But after a while Mrs. Dinneford grew uneasy, and began talking. She
moved her head from side to side, threw her arms about restlessly
and appeared greatly disturbed.
"Not dead, Mrs. Bray?" she cried out, at last, in a clear, strong
Edith became fixed as a statue once more.
A few moments, and Mrs. Dinneford added,
"No, no! I won't have her coming after me. More money! You're a
Then she muttered, and writhed and distorted her face like one in
some desperate struggle. Edith shuddered as she stood over her.
After this wild paroxysm Mrs. Dinneford grew more quiet, and seemed
to sleep. Edith remained sitting by the bedside, her thoughts intent
on the strange sentences that had fallen from her Mother's lips.
What mystery lay behind them? Of what secret were they an obscure
revelation? "Not dead!" Who not dead? And again, "It's dead! You
know that; and the woman's dead, too." Then it was plain that she
had heard aright the name of the person who had called on her
mother, and about whom her mother had made a mystery. It was Bray;
if not, why the anxiety to make her believe it Gray? And this woman
had been her nurse. It was plain, also, that money was being paid
for keeping secret. What secret? Then a life had been ruined. "I
said I would ruin him, and I've done it!" Who? who could her mother
mean but the unhappy man she had once called husband, now a criminal
in the eyes of the law, and only saved by insanity from a criminal's
Putting all together, Edith's mind quickly wrought out a theory, and
this soon settled into a conviction--a conviction so close to fact
that all the chief elements were true.
During her mother's temporary aberration, Edith never left her room
except for a few minutes at a time. Not a word or sentence escaped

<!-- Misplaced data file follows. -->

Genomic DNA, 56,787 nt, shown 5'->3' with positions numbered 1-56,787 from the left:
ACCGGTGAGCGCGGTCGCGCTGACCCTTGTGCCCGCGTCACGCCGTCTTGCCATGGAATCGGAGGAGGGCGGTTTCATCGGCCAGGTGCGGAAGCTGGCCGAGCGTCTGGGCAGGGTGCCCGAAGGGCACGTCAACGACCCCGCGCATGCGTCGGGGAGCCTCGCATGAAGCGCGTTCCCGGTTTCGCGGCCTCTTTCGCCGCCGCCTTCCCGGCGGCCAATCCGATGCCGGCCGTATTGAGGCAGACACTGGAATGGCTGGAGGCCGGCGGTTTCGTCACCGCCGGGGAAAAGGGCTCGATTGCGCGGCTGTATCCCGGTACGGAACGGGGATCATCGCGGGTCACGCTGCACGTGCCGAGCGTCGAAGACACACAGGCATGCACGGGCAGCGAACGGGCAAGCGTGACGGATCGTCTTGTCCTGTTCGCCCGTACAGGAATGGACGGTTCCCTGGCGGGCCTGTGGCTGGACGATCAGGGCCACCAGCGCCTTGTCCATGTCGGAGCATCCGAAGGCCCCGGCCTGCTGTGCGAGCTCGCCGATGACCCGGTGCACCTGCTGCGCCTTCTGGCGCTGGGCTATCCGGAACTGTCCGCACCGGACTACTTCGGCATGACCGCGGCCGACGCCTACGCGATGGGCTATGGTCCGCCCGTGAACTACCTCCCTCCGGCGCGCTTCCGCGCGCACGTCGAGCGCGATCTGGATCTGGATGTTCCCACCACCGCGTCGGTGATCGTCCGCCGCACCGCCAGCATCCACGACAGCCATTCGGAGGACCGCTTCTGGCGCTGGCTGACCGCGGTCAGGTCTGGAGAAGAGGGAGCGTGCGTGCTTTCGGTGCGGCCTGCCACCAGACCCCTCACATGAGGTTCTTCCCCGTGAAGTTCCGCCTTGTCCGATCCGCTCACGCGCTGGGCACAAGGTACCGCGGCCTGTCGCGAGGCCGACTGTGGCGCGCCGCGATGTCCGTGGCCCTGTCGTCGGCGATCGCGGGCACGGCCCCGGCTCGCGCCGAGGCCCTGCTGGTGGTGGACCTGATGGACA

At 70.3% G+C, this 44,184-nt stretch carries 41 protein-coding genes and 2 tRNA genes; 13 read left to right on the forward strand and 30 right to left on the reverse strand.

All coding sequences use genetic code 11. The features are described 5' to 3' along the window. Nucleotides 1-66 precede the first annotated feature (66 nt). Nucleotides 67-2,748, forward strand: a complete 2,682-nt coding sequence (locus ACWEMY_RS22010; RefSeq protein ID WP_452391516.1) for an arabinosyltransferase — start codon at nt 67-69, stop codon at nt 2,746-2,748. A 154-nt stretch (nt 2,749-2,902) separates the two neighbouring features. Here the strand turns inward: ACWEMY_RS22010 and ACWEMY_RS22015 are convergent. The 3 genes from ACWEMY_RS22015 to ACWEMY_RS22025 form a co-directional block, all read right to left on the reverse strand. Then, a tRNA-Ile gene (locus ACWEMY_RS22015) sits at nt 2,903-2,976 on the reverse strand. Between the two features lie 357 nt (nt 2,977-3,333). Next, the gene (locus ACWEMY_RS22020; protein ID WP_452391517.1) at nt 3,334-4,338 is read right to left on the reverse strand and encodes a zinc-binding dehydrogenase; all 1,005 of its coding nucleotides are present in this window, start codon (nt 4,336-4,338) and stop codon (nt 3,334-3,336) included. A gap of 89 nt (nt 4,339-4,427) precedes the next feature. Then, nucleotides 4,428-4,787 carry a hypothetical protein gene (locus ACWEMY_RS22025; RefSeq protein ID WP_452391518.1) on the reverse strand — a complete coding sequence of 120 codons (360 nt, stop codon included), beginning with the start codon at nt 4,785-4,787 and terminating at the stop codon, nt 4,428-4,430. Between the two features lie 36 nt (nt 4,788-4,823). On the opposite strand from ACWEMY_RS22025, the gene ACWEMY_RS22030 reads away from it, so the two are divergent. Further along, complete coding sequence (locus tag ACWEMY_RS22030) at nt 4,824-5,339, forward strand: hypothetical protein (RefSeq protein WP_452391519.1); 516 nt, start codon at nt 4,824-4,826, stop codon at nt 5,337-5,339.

her notice. But she waited and listened in vain for anything more.
The talking paroxysm was over. A stupor of mind and body followed.
Out of this a slow recovery came, but it did not progress to a full
convalescence. Mrs. Dinneford went forth from her sick-chamber weak
and nervous, starting at sudden noises, and betraying a perpetual
uneasiness and suspense. Edith was continually on the alert,
watching every look and word and act with untiring scrutiny. Mrs.
Dinneford soon became aware of this. Guilt made her wary, and danger
inspired prudence. Edith's whole manner had changed. Why? was her
natural query. Had she been wandering in her mind? Had she given any
clue to the dark secrets she was hiding? Keen observation became
mutual. Mother and daughter watched each other with a suspicion that
It was over a month from the time Freeling disappeared before Mrs.
Dinneford was strong enough to go out, except in her carriage. In
every case where she had ridden out, Edith had gone with her.
"If you don't care about riding, it's no matter," the mother would
say, when she saw Edith getting ready. "I can go alone. I feel quite
well and strong."
But Edith always had some reason for going against which her mother
could urge no objections. So she kept her as closely under
observation as possible. One day, on returning from a ride, as the
carriage passed into the block where they lived, she saw a woman
standing on the step in front of their residence. She had pulled the
bell, and was waiting for a servant to answer it.
"There is some one at our door," said Edith.
Mrs. Dinneford leaned across her daughter, and then drew back
"It's Mrs. Barker. Tell Henry to drive past. I don't want to see
visitors, and particularly not Mrs. Barker."
She spoke hurriedly, and with ill-concealed agitation. Edith kept
her eyes on the woman, and saw her go in, but did not tell the
driver to keep on past the house. It was not Mrs. Barker. She knew
that very well. In the next moment their carriage drew up at the
"Go on, Henry!" cried Mrs. Dinneford, leaning past her daughter, and
speaking through the window that was open on that side. "Drive down
"Not till I get out, Henry," said Edith, pushing open the door and